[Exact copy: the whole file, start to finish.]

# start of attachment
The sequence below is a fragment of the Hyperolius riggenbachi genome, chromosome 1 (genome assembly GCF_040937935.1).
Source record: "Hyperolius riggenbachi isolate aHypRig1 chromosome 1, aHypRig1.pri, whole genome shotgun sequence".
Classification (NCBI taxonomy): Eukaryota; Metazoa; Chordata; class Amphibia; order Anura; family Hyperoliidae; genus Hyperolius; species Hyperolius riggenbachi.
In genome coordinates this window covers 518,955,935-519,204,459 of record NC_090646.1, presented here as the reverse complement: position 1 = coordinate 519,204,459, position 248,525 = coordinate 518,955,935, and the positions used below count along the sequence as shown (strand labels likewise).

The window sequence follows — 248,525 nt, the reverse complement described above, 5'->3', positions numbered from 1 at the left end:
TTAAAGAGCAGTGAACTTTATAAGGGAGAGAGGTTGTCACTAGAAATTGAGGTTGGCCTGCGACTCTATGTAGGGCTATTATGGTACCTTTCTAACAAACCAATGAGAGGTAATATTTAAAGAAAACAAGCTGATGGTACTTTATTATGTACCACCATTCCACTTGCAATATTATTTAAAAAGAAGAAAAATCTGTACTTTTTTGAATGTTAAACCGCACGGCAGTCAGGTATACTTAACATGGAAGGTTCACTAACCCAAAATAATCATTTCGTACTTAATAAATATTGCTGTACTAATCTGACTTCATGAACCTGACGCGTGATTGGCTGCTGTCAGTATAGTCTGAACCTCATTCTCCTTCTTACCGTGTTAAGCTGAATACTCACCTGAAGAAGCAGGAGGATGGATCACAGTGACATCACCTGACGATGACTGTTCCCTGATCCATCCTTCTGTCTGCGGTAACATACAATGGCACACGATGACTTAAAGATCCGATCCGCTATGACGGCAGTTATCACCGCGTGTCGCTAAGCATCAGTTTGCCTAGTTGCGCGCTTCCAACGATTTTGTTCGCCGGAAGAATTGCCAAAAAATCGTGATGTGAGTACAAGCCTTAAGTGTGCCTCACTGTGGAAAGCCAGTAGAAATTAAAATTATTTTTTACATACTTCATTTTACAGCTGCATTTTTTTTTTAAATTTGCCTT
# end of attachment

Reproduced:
The sequence below is a fragment of the Hyperolius riggenbachi genome, chromosome 1 (genome assembly GCF_040937935.1).
Source record: "Hyperolius riggenbachi isolate aHypRig1 chromosome 1, aHypRig1.pri, whole genome shotgun sequence".
Classification (NCBI taxonomy): Eukaryota; Metazoa; Chordata; class Amphibia; order Anura; family Hyperoliidae; genus Hyperolius; species Hyperolius riggenbachi.
In genome coordinates this window covers 518,955,935-519,204,459 of record NC_090646.1, presented here as the reverse complement: position 1 = coordinate 519,204,459, position 248,525 = coordinate 518,955,935, and the positions used below count along the sequence as shown (strand labels likewise).

The window sequence follows — 248,525 nt, the reverse complement described above, 5'->3', positions numbered from 1 at the left end:
TTAAAGAGCAGTGAACTTTATAAGGGAGAGAGGTTGTCACTAGAAATTGAGGTTGGCCTGCGACTCTATGTAGGGCTATTATGGTACCTTTCTAACAAACCAATGAGAGGTAATATTTAAAGAAAACAAGCTGATGGTACTTTATTATGTACCACCATTCCACTTGCAATATTATTTAAAAAGAAGAAAAATCTGTACTTTTTTGAATGTTAAACCGCACGGCAGTCAGGTATACTTAACATGGAAGGTTCACTAACCCAAAATAATCATTTCGTACTTAATAAATATTGCTGTACTAATCTGACTTCATGAACCTGACGCGTGATTGGCTGCTGTCAGTATAGTCTGAACCTCATTCTCCTTCTTACCGTGTTAAGCTGAATACTCACCTGAAGAAGCAGGAGGATGGATCACAGTGACATCACCTGACGATGACTGTTCCCTGATCCATCCTTCTGTCTGCGGTAACATACAATGGCACACGATGACTTAAAGATCCGATCCGCTATGACGGCAGTTATCACCGCGTGTCGCTAAGCATCAGTTTGCCTAGTTGCGCGCTTCCAACGATTTTGTTCGCCGGAAGAATTGCCAAAAAATCGTGATGTGAGTACAAGCCTTAAGTGTGCCTCACTGTGGAAAGCCAGTAGAAATTAAAATTATTTTTTACATACTTCATTTTACAGCTGCATTTTTTTTTTAAATTTGCCTT